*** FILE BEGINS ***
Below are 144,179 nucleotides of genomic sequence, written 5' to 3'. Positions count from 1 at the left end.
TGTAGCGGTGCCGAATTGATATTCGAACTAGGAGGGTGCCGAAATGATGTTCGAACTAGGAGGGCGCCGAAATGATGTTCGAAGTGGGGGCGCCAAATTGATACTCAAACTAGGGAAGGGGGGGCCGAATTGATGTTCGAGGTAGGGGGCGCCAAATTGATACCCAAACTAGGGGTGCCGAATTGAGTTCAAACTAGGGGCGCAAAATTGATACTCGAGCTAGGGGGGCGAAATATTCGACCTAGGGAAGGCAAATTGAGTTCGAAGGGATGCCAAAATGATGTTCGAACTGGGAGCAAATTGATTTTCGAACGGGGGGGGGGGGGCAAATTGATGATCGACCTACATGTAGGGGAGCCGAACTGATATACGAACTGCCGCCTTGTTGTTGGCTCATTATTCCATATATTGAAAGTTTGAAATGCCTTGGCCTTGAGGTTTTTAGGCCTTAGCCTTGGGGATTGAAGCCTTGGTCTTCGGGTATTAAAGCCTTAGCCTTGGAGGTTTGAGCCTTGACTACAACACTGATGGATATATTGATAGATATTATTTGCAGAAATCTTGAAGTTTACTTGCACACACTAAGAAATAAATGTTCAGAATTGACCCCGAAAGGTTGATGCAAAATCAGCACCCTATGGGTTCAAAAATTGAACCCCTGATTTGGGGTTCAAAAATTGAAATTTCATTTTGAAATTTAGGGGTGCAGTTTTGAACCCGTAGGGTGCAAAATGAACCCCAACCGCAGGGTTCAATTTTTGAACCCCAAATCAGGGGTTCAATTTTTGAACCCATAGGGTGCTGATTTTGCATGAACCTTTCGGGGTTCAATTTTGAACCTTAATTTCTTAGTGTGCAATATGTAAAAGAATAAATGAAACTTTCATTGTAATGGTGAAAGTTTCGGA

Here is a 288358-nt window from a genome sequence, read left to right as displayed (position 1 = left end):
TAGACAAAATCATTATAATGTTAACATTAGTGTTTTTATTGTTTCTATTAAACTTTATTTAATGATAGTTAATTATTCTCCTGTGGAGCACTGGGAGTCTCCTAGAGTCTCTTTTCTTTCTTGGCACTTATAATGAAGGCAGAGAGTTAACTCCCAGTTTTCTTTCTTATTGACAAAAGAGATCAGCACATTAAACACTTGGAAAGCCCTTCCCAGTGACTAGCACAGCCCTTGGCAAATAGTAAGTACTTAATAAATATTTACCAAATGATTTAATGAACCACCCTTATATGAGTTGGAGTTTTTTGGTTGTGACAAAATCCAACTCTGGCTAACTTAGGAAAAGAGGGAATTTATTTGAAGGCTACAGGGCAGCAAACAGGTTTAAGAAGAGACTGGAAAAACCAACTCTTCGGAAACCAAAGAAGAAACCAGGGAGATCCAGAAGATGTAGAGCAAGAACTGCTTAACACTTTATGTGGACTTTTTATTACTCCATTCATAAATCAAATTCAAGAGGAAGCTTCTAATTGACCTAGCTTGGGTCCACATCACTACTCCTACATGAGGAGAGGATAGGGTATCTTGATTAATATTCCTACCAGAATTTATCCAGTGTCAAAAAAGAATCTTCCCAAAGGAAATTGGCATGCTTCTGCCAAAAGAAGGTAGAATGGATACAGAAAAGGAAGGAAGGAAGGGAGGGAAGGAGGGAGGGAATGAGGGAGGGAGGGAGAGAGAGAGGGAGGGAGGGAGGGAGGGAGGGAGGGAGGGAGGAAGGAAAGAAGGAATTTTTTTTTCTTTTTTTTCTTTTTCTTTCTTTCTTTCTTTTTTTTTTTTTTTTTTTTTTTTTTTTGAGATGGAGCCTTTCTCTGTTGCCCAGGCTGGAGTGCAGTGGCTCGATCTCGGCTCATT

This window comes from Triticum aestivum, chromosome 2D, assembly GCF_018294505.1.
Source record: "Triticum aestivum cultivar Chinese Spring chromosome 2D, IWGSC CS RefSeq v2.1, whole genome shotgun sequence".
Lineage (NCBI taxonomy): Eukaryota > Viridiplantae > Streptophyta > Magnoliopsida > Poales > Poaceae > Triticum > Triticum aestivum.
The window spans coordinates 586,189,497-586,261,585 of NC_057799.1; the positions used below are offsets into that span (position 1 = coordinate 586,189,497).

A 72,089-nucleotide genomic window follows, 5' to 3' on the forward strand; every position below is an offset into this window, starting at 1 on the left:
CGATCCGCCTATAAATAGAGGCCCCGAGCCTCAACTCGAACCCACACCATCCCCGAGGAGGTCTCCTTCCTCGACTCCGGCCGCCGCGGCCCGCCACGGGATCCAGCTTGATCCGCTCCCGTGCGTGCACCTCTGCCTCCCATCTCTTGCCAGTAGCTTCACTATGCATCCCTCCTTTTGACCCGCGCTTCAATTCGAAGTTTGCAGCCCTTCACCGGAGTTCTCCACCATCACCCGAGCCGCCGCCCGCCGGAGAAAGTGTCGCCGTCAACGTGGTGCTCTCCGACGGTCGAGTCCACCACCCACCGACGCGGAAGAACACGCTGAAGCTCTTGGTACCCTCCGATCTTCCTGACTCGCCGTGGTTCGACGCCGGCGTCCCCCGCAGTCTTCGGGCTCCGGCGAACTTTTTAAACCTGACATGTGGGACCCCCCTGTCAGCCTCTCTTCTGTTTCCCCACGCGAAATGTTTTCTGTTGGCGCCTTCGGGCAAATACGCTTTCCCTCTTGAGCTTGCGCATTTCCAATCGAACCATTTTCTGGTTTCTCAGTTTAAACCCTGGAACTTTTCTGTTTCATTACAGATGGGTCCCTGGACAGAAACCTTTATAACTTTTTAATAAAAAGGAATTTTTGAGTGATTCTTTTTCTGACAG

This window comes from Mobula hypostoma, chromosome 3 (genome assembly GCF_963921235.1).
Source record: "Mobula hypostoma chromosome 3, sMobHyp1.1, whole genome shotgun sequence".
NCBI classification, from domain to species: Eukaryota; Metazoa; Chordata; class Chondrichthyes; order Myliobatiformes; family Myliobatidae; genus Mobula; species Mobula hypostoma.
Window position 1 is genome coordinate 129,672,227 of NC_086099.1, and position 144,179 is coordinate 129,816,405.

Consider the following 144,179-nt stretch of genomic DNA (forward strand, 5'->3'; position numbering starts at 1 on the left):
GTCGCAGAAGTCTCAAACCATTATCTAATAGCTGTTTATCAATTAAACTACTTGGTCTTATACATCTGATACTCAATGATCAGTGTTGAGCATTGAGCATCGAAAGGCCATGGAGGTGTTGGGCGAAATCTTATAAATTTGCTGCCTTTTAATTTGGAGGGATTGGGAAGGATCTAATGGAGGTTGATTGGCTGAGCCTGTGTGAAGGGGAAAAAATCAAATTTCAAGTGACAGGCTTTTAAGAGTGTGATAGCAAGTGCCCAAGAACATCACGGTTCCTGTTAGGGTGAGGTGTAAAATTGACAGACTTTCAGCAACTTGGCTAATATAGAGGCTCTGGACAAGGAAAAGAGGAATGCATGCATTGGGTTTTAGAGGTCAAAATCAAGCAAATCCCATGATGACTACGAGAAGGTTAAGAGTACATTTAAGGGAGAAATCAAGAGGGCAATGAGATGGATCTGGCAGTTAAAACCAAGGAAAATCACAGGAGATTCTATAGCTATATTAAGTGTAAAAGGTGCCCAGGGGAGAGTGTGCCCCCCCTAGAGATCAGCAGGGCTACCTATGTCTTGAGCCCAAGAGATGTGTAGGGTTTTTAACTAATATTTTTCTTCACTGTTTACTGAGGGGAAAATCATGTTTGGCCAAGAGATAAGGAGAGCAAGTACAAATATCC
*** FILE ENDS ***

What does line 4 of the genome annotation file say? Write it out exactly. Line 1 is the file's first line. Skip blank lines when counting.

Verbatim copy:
TAGACAAAATCATTATAATGTTAACATTAGTGTTTTTATTGTTTCTATTAAACTTTATTTAATGATAGTTAATTATTCTCCTGTGGAGCACTGGGAGTCTCCTAGAGTCTCTTTTCTTTCTTGGCACTTATAATGAAGGCAGAGAGTTAACTCCCAGTTTTCTTTCTTATTGACAAAAGAGATCAGCACATTAAACACTTGGAAAGCCCTTCCCAGTGACTAGCACAGCCCTTGGCAAATAGTAAGTACTTAATAAATATTTACCAAATGATTTAATGAACCACCCTTATATGAGTTGGAGTTTTTTGGTTGTGACAAAATCCAACTCTGGCTAACTTAGGAAAAGAGGGAATTTATTTGAAGGCTACAGGGCAGCAAACAGGTTTAAGAAGAGACTGGAAAAACCAACTCTTCGGAAACCAAAGAAGAAACCAGGGAGATCCAGAAGATGTAGAGCAAGAACTGCTTAACACTTTATGTGGACTTTTTATTACTCCATTCATAAATCAAATTCAAGAGGAAGCTTCTAATTGACCTAGCTTGGGTCCACATCACTACTCCTACATGAGGAGAGGATAGGGTATCTTGATTAATATTCCTACCAGAATTTATCCAGTGTCAAAAAAGAATCTTCCCAAAGGAAATTGGCATGCTTCTGCCAAAAGAAGGTAGAATGGATACAGAAAAGGAAGGAAGGAAGGGAGGGAAGGAGGGAGGGAATGAGGGAGGGAGGGAGAGAGAGAGGGAGGGAGGGAGGGAGGGAGGGAGGGAGGGAGGAAGGAAAGAAGGAATTTTTTTTTCTTTTTTTTCTTTTTCTTTCTTTCTTTCTTTTTTTTTTTTTTTTTTTTTTTTTTTTGAGATGGAGCCTTTCTCTGTTGCCCAGGCTGGAGTGCAGTGGCTCGATCTCGGCTCATT